Step 1 – Download libGDX
You can download libGDX using this link.
Here just click on the download button, and save the set up app on you desktop or somewhere else on you computer.
Step 2 – Install libGDX
The requerement of this tutorial is to have installed Android Studio, so you have to have installed Java as well. It mean you should just be able to open the downloaded file.
If you don’t have Java installed on you computer, then you can download it from here:
After you have opened the downloaded libGDX file, then you will get this.
Fill out the fields like you see it on the picture.
Destination: Where you would like to install the files.
Sub Projects: Select only Android
Extensions: Select only Box2d
We are going to use Kotlin, so check out the line of “Use Kotlin”.
Step 3 – Open in Android Studio
After a successful generation, we will open the project in Android Studio.
To do this, first open Android Studio. There click File menuoption on the top menu and select Open… then select the folder of the generated project. If it is done, then OK.
It will take few minutes, be patient. 😉
Step 4 – From Java to Kotlin
In build.gradle (Project: App) has to be this lines
- apply plugin: “kotlin-android”
- api “org.jetbrains.kotlin:kotlin-stdlib:$kotlinVersion”
Create Kotlin classes
To create the necessery Kotlin classes, open again the on the left side of the window the Project tab. Here open the needed folders.
- android – java – package – AndroidLauncher
- core – java – package – FlappyBird
Delete this two Java files and create new Kotlin files with the same names in the same folder.
Step 5 – First run
After the modifications the app still running, check it out and run it on an emulator or on your real device. If everything was successful, then you will see this … strange…. screen in landscape mode. 🙂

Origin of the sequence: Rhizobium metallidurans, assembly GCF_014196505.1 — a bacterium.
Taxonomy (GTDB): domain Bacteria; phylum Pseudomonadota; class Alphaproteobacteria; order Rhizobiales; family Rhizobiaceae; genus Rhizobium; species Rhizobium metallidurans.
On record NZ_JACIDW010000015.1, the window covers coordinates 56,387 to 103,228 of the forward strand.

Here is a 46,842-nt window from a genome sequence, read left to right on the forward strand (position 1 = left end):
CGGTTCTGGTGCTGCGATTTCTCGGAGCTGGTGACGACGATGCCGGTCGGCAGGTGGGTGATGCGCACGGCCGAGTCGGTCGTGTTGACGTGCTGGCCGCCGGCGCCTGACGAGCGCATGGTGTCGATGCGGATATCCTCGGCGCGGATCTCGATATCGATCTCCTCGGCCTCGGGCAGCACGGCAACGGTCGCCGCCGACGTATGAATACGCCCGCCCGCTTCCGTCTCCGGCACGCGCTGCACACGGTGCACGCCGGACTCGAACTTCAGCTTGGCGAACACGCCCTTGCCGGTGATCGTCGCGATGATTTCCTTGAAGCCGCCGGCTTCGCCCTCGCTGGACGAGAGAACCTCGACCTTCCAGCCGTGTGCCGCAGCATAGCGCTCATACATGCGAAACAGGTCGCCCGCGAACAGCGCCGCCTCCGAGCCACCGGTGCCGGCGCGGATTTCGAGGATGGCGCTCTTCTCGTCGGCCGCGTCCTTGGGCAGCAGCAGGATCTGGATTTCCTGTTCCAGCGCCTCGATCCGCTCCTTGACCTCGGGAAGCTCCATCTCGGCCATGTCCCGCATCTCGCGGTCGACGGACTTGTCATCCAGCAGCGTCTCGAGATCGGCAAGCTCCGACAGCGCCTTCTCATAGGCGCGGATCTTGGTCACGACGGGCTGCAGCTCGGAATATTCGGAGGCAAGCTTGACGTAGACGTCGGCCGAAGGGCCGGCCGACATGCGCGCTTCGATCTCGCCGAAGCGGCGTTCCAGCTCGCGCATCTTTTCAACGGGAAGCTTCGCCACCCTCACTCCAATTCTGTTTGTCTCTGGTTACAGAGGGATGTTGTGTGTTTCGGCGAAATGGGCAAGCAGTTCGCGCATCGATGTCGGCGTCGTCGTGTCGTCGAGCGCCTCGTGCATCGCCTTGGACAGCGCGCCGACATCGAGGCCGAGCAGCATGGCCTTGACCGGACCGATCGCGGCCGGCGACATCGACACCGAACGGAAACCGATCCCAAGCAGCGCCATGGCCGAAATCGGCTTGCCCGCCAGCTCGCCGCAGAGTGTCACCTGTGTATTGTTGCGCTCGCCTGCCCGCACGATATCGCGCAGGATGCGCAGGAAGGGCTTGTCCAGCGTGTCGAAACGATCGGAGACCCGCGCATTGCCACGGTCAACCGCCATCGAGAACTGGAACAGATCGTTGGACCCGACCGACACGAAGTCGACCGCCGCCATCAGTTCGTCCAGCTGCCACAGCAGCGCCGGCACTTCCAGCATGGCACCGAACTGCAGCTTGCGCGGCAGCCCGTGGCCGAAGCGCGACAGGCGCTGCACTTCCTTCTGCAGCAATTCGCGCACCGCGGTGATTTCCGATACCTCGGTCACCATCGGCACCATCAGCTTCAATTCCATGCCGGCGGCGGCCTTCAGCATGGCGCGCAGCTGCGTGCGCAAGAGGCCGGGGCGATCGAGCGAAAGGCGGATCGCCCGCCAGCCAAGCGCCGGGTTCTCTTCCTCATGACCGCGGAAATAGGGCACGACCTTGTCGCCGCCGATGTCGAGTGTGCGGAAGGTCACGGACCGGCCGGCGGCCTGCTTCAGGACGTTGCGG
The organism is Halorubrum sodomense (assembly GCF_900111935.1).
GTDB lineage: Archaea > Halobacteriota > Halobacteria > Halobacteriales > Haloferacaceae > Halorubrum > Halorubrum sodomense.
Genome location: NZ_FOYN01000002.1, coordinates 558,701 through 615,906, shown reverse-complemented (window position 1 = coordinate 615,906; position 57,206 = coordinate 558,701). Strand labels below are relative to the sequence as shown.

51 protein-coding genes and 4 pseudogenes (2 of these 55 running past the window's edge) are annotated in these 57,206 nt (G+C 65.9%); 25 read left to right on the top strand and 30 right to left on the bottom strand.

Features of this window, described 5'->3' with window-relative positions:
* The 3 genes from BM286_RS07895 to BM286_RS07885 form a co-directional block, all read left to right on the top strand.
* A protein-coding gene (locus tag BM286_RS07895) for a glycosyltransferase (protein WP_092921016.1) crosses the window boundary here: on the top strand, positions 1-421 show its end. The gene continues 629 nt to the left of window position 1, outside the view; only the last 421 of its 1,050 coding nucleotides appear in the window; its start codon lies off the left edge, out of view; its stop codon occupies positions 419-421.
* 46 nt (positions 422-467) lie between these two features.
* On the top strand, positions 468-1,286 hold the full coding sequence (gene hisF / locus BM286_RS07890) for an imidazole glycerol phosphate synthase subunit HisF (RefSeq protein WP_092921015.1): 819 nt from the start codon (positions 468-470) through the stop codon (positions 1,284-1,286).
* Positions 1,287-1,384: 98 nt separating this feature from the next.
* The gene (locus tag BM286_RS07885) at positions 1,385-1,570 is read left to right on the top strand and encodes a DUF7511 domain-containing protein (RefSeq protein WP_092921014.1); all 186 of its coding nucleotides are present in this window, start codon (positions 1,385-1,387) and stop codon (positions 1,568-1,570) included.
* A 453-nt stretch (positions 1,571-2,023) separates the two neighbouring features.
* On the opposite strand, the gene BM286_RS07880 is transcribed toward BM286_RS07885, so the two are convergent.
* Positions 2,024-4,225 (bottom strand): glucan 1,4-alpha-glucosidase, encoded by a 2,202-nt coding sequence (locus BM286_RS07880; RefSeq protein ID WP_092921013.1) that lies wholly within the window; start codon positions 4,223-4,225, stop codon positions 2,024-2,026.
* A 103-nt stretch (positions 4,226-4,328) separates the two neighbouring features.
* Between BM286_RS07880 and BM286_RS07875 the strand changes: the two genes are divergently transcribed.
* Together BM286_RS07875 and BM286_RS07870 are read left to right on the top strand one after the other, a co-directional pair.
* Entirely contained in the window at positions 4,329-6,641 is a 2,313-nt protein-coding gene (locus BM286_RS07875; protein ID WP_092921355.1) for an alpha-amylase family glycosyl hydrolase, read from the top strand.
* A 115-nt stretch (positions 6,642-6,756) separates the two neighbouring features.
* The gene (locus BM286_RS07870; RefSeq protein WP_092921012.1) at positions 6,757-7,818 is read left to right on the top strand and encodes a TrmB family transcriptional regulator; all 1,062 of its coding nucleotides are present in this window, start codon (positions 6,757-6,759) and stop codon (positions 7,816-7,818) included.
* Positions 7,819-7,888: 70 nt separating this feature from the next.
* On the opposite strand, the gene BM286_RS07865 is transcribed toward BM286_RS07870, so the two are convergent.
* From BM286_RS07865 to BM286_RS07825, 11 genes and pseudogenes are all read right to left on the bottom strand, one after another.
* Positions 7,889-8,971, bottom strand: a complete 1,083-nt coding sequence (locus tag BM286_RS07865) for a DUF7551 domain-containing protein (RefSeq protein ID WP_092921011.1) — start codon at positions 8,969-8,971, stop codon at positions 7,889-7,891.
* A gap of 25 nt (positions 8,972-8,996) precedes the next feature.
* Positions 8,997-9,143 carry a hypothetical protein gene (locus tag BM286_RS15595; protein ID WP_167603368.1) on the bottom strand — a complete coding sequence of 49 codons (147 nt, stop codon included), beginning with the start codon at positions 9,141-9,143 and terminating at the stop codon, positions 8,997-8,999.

Compared to our previous tutorials it looks a little bit different. We have still the create method which runs when the app is run. Now we have a render method as well and it will contain our code because it runs again and again and again. So you can think of it as an ongoing loop and that is where we will put our code to animate our stripes to do our collision detection and everything like that to see where the game actually works.
We have some new classes here as well. SpriteBatches are the most important (arguably the only important) component of 2D drawing. A SpriteBatch contains methods for drawing groups of sprites onto the screen. And we have got textures which are basically images that we work with and think of them as sprites as well.
In the render method we have few lines, which sets the red background color, and draws to the screen the badLogic.jpg image to top the left bottom corner.
I hope the description was understandable and clear. But if you have still questions, then leave me comments below! 😉
Have a nice a day! 🙂